Brian Booth, Chairman of the West Yorkshire Police Federation, confirmed Covid-related sickness rates across the force remain low at the moment, but there has been some localised disruption, meaning staff have had to work overtime and move to cover different areas.
Mr Booth said: "We have had little outbreaks throughout the force, which for short periods of time cause localised disruption. This is often managed with overtime working and moving staff from other areas to cover. The biggest fear is we have a mass breakout, but touch-wood this has not happened yet.
"At the moment, there are no great sickness issues and rates are low across the whole force.
"Where it catches us out is if there is an outbreak that lasts 10 days with people having to isolate after contact with an infected colleague.
"There was an outbreak in Kirklees a few weeks ago, but that is OK now."
Mr Booth's comments come as the Government faces calls for Covid-19 vaccinations to be given to police officers and other frontline emergency workers.
John Apter, Chairman of the Police Federation England and Wales, said: "There are many examples where officers are having to self isolate because of the nature of policing.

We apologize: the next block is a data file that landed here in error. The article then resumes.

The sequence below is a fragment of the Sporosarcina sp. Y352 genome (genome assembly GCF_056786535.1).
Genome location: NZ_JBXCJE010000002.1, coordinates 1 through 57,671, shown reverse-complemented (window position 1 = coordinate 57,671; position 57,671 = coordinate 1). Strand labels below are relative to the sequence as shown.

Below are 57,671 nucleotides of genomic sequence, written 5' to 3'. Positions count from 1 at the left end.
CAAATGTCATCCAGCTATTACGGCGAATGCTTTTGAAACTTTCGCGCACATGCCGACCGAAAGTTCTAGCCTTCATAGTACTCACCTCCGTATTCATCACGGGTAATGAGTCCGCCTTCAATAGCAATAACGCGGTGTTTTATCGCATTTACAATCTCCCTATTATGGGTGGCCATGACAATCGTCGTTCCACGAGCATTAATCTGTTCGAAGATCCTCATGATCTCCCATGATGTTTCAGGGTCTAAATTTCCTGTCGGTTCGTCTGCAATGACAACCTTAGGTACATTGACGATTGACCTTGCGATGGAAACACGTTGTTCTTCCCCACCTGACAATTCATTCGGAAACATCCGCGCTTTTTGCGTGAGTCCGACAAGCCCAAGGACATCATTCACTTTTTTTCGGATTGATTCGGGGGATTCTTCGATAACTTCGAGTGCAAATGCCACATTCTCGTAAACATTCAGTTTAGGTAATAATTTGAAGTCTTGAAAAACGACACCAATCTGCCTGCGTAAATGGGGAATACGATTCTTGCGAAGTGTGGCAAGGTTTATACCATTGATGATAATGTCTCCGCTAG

"My colleagues deserve whatever protection they can get, including the vaccine."
The Joint Committee on Vaccination and Immunisation has set out a list of priority groups who will be offered the vaccine first including residents and staff in care homes, all those over 80 years of age and frontline health and social care workers; and those over 75 years and over.
Craig Grandison, vice chairman of the West Yorkshire Police Federation, said vaccinating police officers, as well as ambulance staff, prison officers and firefighters should also be a priority for the Government.
"There are a number of occupations within this country where you physically cannot do social distancing including the police service, the prison service and the fire service. They have all got to get physically close up and personal people we have to lay our hands on.
"For me, this isn't just about vaccinating police officers so they are safe, it's about others and it's about vaccinating us so we can keep other members of the community safe.
"We see vulnerable people day in day out. We go from job to job to job. If we have got an a-symptomatic police officer or a police officer that's just contracted the virus then there is every chance that we can pass that on to an innocent member of the public doing our job."